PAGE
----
It doesn’t look as though Dubya’s “sheer force of personality” is going to help lower gas prices, judging by this recent Associated Press story:

Saudi Arabia’s leaders made clear Friday they see no reason to increase oil production until customers demand it, apparently rebuffing President Bush amid soaring U.S. gasoline prices.

It was Bush’s second personal appeal this year to King Abdullah, head of the monarchy that rules this desert kingdom that is a longtime prime U.S. ally and home to the world’s largest oil reserves. But Saudi officials stuck to their position that they will only pump more oil into the system when asked to by buyers, something they say is not happening now, the president’s national security adviser told reporters.

I’ll close this article with a comic about personal appeals to King Abdullah (and a subtle Obama reference, to boot):

George Bush: \"Talking to countries that support terror is bad...begging is OK.\"

[Thanks to BrianKaneOnline.]

Toronto (a.k.a. Accordion City)

Further Further Thoughts on “Toronto the Naughty”

Continuing on the idea mentioned in my previous post, here’s another promo for “Toronto the Naughty”:

Two cats on a bed, one photographing the other\'s rear end: \"Toronto: Even our cats are kinky.\"
Original photo courtesy of Miss Fipi Lele.

Toronto (a.k.a. Accordion City) Uncategorized

Further Thoughts on “Toronto the Naughty”

While we might disagree on specifics, I think that Kevin Bracken is on the right track about promoting Toronto’s naughtier side, something which he proposed in the Torontoist article titled Toronto the Naughty and to which I quickly linked in an article titled Kevin Bracken: “You say ‘ecstasy-fueled sex tourist hellhole’ like it’s a bad thing.”.

Naturally, we’re going to have different perspectives, but that’s to be expected: Kevin’s a twenty-something single guy who seems to go clubbing every week, while I’m a married 40-year-old whose regular clubbing days are behind him (although I had a pretty good run; plus, I was a paid go-go dancer, something which I’ll bet Kevin never was). But I think we’d both agree that any good tourist burg can — actually, make that should — have a “fast and loose” side peacefully co-existing with a prim and proper one. New York, London, Paris, Prague, Tokyo and many other must-go places have mastered this yin-yang balance quite well, and there’s no reason that Accordion City couldn’t do the same.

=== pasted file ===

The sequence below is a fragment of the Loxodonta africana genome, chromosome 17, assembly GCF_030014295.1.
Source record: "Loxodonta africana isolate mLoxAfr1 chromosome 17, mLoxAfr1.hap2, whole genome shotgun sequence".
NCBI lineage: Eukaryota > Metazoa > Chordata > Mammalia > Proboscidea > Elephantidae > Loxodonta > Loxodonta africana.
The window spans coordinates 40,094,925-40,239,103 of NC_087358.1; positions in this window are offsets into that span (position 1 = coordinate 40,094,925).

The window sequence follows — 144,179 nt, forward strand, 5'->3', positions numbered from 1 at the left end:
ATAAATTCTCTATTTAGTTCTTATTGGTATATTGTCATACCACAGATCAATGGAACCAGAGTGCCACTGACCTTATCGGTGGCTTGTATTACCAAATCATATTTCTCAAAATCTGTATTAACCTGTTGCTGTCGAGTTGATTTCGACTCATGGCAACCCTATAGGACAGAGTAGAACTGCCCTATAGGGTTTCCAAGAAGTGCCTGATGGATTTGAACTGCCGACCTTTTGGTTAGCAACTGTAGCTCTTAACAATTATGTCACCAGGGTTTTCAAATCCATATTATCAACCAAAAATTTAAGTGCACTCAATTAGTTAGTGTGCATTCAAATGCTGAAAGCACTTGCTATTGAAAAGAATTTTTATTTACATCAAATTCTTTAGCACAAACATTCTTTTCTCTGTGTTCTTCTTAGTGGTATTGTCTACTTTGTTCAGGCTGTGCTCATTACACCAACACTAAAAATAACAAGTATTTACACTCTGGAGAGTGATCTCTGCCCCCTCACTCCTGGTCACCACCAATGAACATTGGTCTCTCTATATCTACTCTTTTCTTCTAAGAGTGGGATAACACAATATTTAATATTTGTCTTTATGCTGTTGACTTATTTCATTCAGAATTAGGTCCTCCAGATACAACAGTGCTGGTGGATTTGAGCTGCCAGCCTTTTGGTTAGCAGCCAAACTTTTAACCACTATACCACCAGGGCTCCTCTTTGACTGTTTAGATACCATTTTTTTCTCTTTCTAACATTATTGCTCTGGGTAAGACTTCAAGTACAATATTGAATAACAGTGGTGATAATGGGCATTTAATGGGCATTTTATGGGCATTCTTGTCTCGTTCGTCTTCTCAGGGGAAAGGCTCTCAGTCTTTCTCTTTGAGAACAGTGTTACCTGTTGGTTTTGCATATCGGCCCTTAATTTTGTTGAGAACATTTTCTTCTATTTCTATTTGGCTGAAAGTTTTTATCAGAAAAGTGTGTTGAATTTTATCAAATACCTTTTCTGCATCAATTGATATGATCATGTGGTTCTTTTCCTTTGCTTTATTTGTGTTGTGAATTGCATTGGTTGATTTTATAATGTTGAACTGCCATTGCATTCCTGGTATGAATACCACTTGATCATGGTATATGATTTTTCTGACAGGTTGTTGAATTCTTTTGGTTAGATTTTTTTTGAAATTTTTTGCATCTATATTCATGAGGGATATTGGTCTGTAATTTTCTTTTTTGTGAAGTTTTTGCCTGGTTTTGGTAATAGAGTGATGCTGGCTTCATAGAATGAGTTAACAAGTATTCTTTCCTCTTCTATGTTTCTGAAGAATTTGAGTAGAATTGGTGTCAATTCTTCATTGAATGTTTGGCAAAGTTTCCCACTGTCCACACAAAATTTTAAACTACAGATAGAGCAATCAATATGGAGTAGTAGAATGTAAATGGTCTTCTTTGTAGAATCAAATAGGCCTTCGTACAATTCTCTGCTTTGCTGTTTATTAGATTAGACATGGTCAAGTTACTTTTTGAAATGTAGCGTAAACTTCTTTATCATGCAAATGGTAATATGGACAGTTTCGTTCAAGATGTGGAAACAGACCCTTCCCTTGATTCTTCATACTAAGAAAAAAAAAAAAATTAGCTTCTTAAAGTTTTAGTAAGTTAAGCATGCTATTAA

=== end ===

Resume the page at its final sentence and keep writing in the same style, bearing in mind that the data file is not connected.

The real problem is that the promotion of Toronto’s naughty side is something that can’t be done by the folks at City Hall or the people they commission to promote tourism. Anything they’d produce would simply be a reflection of themselves: a melange of Mayor David Miller’s Doris Day-esque leadership (by the bye, Mr. Mayor, that’s not a compliment) and councillor Rob Ford’s special brand of dickishness (which I must admit does have the silver lining of his reputed frugality with public funds). The sort of promotion is better done by the people who actually go out and enjoy Toronto’s nightlife: people like Kevin, and to a lesser extent, me.

With that said, here’s my first attempt at contributing to the promotion of Toronto the Naughty:

Toronto pregnancy etiquette tips

It Happened to Me Toronto (a.k.a. Accordion City) Uncategorized

The Honour System at High Park Station

To the north of High Park station, it’s practically all houses, apartments and condos, while to the south, there’s its namesake, Accordion City’s largest park. On weekday mornings, it’s only really busy between 7:30 and 8:45, after which it receives a trickle of passengers (relative to the downtown or major suburban stations) until the evening rush.

As a result, High Park station doesn’t seem as heavily staffed, which means that the ticket collector is often alone, with no one to relieve him or her when it’s time for a bathroom run (or to use the increasing popular office culture term, a “bio break”). When nature calls, the collector answers, and this sign goes up:

Sign at the ticket collector booth at High Park Station: \"Please pay fare and enter! Collector will return shortly. Please don\'t wait, just go through.\"
Photo taken by Yours Truly this morning at 9:03 a.m.

While it would’ve been as easy as pie to glide through the turnstile without paying, I and four other people who showed up at the same time dutifully deposited our fares into the collection box. I’m pretty pleased that the honour system still works in my little corner of the city, and seeing this little example of civilization in action made my morning.


Licence Plate of the Day

Seen in Mississauga last week:

Licence plate: \"MORLHZRD\"